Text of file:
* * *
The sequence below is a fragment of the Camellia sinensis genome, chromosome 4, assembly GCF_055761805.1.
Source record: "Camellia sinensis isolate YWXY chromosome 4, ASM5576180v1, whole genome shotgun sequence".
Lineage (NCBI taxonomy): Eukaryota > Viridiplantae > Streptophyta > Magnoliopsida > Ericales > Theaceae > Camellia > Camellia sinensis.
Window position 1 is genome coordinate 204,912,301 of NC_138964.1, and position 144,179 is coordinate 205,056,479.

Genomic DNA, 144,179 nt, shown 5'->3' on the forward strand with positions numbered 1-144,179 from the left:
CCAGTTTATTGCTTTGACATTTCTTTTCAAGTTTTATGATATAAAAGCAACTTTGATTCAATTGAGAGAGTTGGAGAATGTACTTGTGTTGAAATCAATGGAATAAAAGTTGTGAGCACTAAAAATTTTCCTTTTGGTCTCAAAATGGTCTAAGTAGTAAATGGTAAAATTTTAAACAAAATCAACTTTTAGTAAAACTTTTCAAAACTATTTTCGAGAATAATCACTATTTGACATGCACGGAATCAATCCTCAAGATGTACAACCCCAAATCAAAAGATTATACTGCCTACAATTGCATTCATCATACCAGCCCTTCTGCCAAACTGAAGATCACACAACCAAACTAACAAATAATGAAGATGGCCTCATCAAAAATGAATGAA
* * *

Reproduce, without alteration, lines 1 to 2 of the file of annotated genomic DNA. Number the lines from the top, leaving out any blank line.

The sequence below is a fragment of the Camellia sinensis genome, chromosome 4, assembly GCF_055761805.1.
Source record: "Camellia sinensis isolate YWXY chromosome 4, ASM5576180v1, whole genome shotgun sequence".